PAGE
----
the Wanderllng

From his Enlightenment forward, the Buddha, as part of his teaching method, presented his deeply held spiritual and philosophical concepts to those so interested through the use of comparisons, allegories, similes, and metaphors. The following is presented in the same comparison, allegory, simile, and metaphor fashion for the same reasons.

"For me, as a kid, comic books were big in my life. Although I saved and collected a number of them on and off over the years, in the end, the vast majority of them simply just disappeared, were given away, lost, or forgotten. However, among that vast majority, at least two impacted my life and me personally in major ways and a third in an important but somewhat more minor way.

"One such major impactor was True Comics, No. 58 with a cover date of March, 1947. Inside was a story titled 500 Years Too Soon the title referring to the famous Renaissance artist and inventor Leonardo Da Vinci and his attempt to build and fly a human powered air-worthy craft back in 1490 AD."

As far as comic books are concerned, True Comics, No. 58 and one titled BLUE BOLT No. 6, because of a story it had in it that was referred to as The Goose Shoot, had major impacts on my everyday early childhood. But, as mentioned above previously, there was a third important comic book character that influenced me as well in a somewhat more minor but longer term way. She was a heroine billed as the "Queen of the Sagebrush Frontier" going by the name of Firehair.

In several places, in conjunction with Firehair I write that both my mother and her sister had beautiful long red hair. In that they were so close together age-wise and looked so much alike almost everybody mistook them for twins. Although I do not remember much about my mother I remember my aunt very well, and because of their look alikeness I always felt I had a good idea of what my mother looked like. In conjunction with Firehair, as a young boy I always held a certain affinity towards her character because I liked to believe that my mother, with her red hair and all, would have been like her, maybe even, since I never went to her funeral, found by Indians and saved.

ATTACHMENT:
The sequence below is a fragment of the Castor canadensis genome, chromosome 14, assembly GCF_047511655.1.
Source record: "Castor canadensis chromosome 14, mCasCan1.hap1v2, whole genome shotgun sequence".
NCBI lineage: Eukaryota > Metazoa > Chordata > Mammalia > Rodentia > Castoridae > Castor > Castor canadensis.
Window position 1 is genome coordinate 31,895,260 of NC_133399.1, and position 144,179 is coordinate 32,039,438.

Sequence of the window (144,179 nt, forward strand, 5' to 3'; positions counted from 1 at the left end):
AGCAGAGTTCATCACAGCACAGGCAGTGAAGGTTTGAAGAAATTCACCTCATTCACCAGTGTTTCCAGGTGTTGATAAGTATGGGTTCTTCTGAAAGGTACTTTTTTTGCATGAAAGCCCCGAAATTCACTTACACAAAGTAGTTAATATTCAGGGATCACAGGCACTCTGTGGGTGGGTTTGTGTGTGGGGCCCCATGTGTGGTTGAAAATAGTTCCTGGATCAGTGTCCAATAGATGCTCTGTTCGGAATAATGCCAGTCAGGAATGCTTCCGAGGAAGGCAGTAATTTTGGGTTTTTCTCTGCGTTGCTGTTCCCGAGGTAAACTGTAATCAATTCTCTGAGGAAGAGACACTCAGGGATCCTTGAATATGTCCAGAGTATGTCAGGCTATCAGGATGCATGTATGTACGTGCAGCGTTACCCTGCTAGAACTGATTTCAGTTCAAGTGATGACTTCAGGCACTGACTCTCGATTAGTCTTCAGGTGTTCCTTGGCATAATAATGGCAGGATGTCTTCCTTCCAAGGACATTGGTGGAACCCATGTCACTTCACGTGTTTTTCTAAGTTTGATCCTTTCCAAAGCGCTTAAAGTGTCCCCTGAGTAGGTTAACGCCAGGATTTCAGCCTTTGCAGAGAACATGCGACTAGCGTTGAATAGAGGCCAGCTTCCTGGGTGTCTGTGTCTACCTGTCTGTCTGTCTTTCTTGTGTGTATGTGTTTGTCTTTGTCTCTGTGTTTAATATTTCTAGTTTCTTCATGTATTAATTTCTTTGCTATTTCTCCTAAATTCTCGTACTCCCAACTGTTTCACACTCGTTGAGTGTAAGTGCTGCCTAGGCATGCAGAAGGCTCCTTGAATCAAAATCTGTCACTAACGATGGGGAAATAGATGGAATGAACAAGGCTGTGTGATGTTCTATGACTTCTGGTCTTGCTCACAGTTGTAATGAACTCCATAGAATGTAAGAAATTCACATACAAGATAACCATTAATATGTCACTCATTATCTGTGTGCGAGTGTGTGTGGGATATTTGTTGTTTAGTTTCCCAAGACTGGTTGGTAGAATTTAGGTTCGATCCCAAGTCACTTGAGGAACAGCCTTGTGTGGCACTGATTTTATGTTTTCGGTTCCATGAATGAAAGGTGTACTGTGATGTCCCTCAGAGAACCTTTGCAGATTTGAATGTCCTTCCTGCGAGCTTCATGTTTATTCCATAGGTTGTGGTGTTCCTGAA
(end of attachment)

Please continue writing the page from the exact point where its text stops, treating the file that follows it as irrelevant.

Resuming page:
In the book SHAMBHALA: Oasis of Light, by Andrew Tomas (1977) the author, who spent many years studying the myths and legends of the Far East, writes that the Kunlun Mountains of the Tibetan Plateau in Qinghai Province holds a very important place in Chinese mythology. It is in the Kunlun range that the Immortals are believed to be, living in a mysterious hermitage said to exist somewhere beyond time in a remote area known under a variety of names such as Gyanganj, Shambhala or Shangri-La and, according to Tomas in his book, ruled by Hsi Wang Mu, the Queen Mother of the West. Hsi Wang Mu, is also known as Kuan Yin, the goddess of mercy and compassion.

Not long after World War II while I was still a young boy somewhere around the fourth or fifth grade or so, I met an elderly Chinese man who worked as a dishwasher and swamper in a bar owned by my Stepmother. A couple of buddies and I used to pull a wagon called a Radio Flyer through the back alleys in our neighborhood a few days a week collecting pop and beer bottles for the deposit. After we collected a wagon load we would turn them in various places around of which one was the bar. In the process trading in the bottles for cash I got to know the dishwasher.

During slow times or when he was caught up with his work he used to sit Buddha style in the back alley and meditated. As a young boy without a lot of experience in the matter, and never with my buddies, I used to go by the bar and meditate with him even without turning in soda or beer bottles for the deposit. Sitting in the shade on the back steps amongst the garbage cans and flies behind the bar one afternoon, while drinking hot tea out of tiny little cups with no handles in a near ritual-like tea ceremony he insisted on, the elderly Chinese man told me a story about the bombing of Japanese occupied Taiwan by B-29 Superfortresses of the United States Army Air Force during World War II.